• They aren't sure how much to withdraw -- studies show that many retirees believe they can withdraw 10% of their retirement savings each year, while others are restricting themselves to required minimum distributions (starting at age 70-1/2) — in other words, too much or too little. However, most experts believe that 65-year-old retirees should withdraw no more than 4% per year (inflation adjusted) to have a 90% chance of the money lasting for 30 years.
  • They aren't prepared for the erosion of their cognitive abilities as they age. A study done by a Harvard professor in the mid-2000s indicates that, by the time a person reaches age 85, his ability to make prudent financial decisions is seriously diminished.

Available Solutions

There are products and investments that can address these risks. Traditional annuities offer a fixed monthly payment guaranteed for the retiree's life (or in the joint and survivor context, for the life of the spouse as well). Under an annuity, a retiree pays some or all of his account balance to an insurance company in exchange for a promise to pay him a fixed amount for life. He doesn't have to worry about market fluctuations, how much his monthly "take home" will be or whether the money will last. (Annuities also offer an option to obtain payments for the longer of a fixed term, often 10 years, or life. This protects against a premature death by the retiree.)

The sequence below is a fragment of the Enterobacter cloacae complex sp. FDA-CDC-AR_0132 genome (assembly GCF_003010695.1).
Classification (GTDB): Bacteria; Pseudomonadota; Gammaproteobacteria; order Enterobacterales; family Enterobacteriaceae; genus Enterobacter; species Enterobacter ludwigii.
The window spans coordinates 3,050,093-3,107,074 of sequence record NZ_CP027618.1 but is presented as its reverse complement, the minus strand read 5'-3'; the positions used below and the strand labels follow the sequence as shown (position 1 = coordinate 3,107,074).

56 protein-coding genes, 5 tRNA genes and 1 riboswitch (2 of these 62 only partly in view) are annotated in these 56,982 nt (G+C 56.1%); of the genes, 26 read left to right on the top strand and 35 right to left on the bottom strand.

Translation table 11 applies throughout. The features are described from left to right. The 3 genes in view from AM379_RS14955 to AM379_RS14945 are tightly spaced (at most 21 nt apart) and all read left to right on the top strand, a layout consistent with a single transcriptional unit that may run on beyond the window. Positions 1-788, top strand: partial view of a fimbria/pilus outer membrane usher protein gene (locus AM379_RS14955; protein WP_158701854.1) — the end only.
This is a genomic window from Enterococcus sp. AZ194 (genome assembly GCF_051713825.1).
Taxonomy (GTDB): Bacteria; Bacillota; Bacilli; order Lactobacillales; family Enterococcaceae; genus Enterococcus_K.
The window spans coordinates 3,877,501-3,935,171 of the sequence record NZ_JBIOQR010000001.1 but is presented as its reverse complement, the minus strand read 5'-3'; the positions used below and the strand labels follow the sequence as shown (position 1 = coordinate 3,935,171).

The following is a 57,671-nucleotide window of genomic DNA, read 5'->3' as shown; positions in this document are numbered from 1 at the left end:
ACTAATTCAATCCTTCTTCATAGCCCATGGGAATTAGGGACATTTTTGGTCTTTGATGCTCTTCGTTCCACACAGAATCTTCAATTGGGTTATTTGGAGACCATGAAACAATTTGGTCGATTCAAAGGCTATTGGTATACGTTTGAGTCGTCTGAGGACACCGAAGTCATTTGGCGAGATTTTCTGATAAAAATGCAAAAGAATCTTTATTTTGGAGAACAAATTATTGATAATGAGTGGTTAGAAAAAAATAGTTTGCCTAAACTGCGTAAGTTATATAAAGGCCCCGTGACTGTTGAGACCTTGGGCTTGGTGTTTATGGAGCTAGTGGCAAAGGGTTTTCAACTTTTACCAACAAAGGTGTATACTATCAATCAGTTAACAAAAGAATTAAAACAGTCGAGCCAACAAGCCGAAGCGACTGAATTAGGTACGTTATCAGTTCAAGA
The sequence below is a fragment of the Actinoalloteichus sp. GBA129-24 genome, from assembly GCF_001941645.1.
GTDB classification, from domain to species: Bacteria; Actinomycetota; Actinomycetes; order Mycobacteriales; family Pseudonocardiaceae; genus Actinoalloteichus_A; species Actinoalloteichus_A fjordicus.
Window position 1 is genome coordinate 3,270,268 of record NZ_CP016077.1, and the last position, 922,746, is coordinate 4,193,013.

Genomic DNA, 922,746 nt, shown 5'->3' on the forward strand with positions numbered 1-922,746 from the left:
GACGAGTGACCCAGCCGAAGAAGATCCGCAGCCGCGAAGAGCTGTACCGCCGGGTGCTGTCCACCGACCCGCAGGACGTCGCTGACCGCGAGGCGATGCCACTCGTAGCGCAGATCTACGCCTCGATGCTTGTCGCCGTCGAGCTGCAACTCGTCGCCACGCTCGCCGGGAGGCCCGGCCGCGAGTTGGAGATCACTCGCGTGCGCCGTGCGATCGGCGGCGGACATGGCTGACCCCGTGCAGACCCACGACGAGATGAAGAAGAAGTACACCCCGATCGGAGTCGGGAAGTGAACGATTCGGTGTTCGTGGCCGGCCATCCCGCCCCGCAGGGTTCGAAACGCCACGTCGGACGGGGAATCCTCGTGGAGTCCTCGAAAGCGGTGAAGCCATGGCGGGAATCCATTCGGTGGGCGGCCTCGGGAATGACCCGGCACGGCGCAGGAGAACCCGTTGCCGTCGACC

Newer products, called guaranteed withdrawal benefits or GWBs, also guarantee lifetime income – if conditions are satisfied. In a GWB, a participant invests part or all of his plan account in a professionally managed fund (often a target date or balanced fund) with a guarantee attached. At retirement, the participant takes withdrawals from his own account (either still in the plan or in an IRA). A GWB has two parts. First is the equity factor: the account will likely grow with contributions and investment gains. Second is the protection factor: so long as the retiree's withdrawals don't exceed a specified percentage of his highest account balance, the insurance company will continue to pay at the same rate if the investments are consumed. Along the way, a retiree is able to take larger withdrawals from his covered investments to pay for unexpected expenses, though this will reduce the guaranteed payments later on. (There are other retirement income products, such as fixed payout mutual funds or managed account services, but they do not provide guarantees.)